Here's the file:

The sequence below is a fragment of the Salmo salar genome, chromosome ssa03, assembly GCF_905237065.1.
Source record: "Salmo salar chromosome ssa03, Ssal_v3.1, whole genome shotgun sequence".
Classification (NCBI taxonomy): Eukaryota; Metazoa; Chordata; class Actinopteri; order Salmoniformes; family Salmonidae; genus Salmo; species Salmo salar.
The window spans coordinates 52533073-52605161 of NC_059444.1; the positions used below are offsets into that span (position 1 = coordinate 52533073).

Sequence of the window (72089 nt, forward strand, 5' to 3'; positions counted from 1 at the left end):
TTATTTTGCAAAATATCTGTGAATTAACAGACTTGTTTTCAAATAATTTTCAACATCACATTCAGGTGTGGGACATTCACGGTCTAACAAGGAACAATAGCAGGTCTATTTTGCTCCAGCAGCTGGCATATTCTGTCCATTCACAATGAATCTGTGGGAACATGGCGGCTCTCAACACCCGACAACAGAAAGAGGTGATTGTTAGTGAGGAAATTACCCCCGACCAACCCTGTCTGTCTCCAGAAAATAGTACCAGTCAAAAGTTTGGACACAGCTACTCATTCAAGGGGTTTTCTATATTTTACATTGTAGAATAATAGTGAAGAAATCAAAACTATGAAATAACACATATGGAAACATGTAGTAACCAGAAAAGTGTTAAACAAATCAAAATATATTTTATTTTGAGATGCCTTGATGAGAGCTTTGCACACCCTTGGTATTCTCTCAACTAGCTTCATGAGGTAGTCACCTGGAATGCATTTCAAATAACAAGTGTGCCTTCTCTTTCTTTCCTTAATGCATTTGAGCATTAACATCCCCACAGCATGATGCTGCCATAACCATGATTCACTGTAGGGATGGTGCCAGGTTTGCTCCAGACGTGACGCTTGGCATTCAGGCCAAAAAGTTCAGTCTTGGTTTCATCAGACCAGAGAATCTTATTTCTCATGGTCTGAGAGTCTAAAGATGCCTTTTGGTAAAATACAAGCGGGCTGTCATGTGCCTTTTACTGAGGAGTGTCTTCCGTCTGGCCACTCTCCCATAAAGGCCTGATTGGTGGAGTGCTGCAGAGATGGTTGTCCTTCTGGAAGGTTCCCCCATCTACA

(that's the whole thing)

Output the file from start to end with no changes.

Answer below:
The sequence below is a fragment of the Salmo salar genome, chromosome ssa03, assembly GCF_905237065.1.
Source record: "Salmo salar chromosome ssa03, Ssal_v3.1, whole genome shotgun sequence".
Classification (NCBI taxonomy): Eukaryota; Metazoa; Chordata; class Actinopteri; order Salmoniformes; family Salmonidae; genus Salmo; species Salmo salar.
The window spans coordinates 52533073-52605161 of NC_059444.1; the positions used below are offsets into that span (position 1 = coordinate 52533073).

Sequence of the window (72089 nt, forward strand, 5' to 3'; positions counted from 1 at the left end):
TTATTTTGCAAAATATCTGTGAATTAACAGACTTGTTTTCAAATAATTTTCAACATCACATTCAGGTGTGGGACATTCACGGTCTAACAAGGAACAATAGCAGGTCTATTTTGCTCCAGCAGCTGGCATATTCTGTCCATTCACAATGAATCTGTGGGAACATGGCGGCTCTCAACACCCGACAACAGAAAGAGGTGATTGTTAGTGAGGAAATTACCCCCGACCAACCCTGTCTGTCTCCAGAAAATAGTACCAGTCAAAAGTTTGGACACAGCTACTCATTCAAGGGGTTTTCTATATTTTACATTGTAGAATAATAGTGAAGAAATCAAAACTATGAAATAACACATATGGAAACATGTAGTAACCAGAAAAGTGTTAAACAAATCAAAATATATTTTATTTTGAGATGCCTTGATGAGAGCTTTGCACACCCTTGGTATTCTCTCAACTAGCTTCATGAGGTAGTCACCTGGAATGCATTTCAAATAACAAGTGTGCCTTCTCTTTCTTTCCTTAATGCATTTGAGCATTAACATCCCCACAGCATGATGCTGCCATAACCATGATTCACTGTAGGGATGGTGCCAGGTTTGCTCCAGACGTGACGCTTGGCATTCAGGCCAAAAAGTTCAGTCTTGGTTTCATCAGACCAGAGAATCTTATTTCTCATGGTCTGAGAGTCTAAAGATGCCTTTTGGTAAAATACAAGCGGGCTGTCATGTGCCTTTTACTGAGGAGTGTCTTCCGTCTGGCCACTCTCCCATAAAGGCCTGATTGGTGGAGTGCTGCAGAGATGGTTGTCCTTCTGGAAGGTTCCCCCATCTACA